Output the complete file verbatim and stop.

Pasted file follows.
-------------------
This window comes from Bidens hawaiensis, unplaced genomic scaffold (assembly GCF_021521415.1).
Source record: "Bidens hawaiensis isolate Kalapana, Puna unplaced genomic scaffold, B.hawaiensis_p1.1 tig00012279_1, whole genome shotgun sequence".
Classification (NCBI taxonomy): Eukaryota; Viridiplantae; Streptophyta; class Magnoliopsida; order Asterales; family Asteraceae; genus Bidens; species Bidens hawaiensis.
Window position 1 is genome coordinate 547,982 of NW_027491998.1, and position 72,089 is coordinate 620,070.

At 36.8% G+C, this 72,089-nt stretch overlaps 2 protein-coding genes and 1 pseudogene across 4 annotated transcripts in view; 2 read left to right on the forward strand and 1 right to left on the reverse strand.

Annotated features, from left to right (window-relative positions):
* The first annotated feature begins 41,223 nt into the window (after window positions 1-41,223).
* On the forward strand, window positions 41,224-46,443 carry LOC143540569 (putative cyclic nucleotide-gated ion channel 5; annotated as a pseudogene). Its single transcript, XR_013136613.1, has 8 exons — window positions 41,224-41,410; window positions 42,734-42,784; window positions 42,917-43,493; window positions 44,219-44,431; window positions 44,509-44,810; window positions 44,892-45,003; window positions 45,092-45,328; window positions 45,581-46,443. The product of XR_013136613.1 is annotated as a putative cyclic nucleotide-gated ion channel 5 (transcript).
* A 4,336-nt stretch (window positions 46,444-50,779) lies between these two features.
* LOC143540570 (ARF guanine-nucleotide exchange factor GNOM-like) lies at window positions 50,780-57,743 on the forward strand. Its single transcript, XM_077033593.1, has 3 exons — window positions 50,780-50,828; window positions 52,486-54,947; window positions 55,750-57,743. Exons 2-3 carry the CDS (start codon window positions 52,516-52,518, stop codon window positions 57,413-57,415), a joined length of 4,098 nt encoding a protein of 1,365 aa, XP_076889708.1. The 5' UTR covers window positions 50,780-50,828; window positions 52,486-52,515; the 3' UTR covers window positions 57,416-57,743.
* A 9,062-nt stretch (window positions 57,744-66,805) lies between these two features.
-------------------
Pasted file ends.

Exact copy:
This window comes from Bidens hawaiensis, unplaced genomic scaffold (assembly GCF_021521415.1).
Source record: "Bidens hawaiensis isolate Kalapana, Puna unplaced genomic scaffold, B.hawaiensis_p1.1 tig00012279_1, whole genome shotgun sequence".
Classification (NCBI taxonomy): Eukaryota; Viridiplantae; Streptophyta; class Magnoliopsida; order Asterales; family Asteraceae; genus Bidens; species Bidens hawaiensis.
Window position 1 is genome coordinate 547,982 of NW_027491998.1, and position 72,089 is coordinate 620,070.

At 36.8% G+C, this 72,089-nt stretch overlaps 2 protein-coding genes and 1 pseudogene across 4 annotated transcripts in view; 2 read left to right on the forward strand and 1 right to left on the reverse strand.

Annotated features, from left to right (window-relative positions):
* The first annotated feature begins 41,223 nt into the window (after window positions 1-41,223).
* On the forward strand, window positions 41,224-46,443 carry LOC143540569 (putative cyclic nucleotide-gated ion channel 5; annotated as a pseudogene). Its single transcript, XR_013136613.1, has 8 exons — window positions 41,224-41,410; window positions 42,734-42,784; window positions 42,917-43,493; window positions 44,219-44,431; window positions 44,509-44,810; window positions 44,892-45,003; window positions 45,092-45,328; window positions 45,581-46,443. The product of XR_013136613.1 is annotated as a putative cyclic nucleotide-gated ion channel 5 (transcript).
* A 4,336-nt stretch (window positions 46,444-50,779) lies between these two features.
* LOC143540570 (ARF guanine-nucleotide exchange factor GNOM-like) lies at window positions 50,780-57,743 on the forward strand. Its single transcript, XM_077033593.1, has 3 exons — window positions 50,780-50,828; window positions 52,486-54,947; window positions 55,750-57,743. Exons 2-3 carry the CDS (start codon window positions 52,516-52,518, stop codon window positions 57,413-57,415), a joined length of 4,098 nt encoding a protein of 1,365 aa, XP_076889708.1. The 5' UTR covers window positions 50,780-50,828; window positions 52,486-52,515; the 3' UTR covers window positions 57,416-57,743.
* A 9,062-nt stretch (window positions 57,744-66,805) lies between these two features.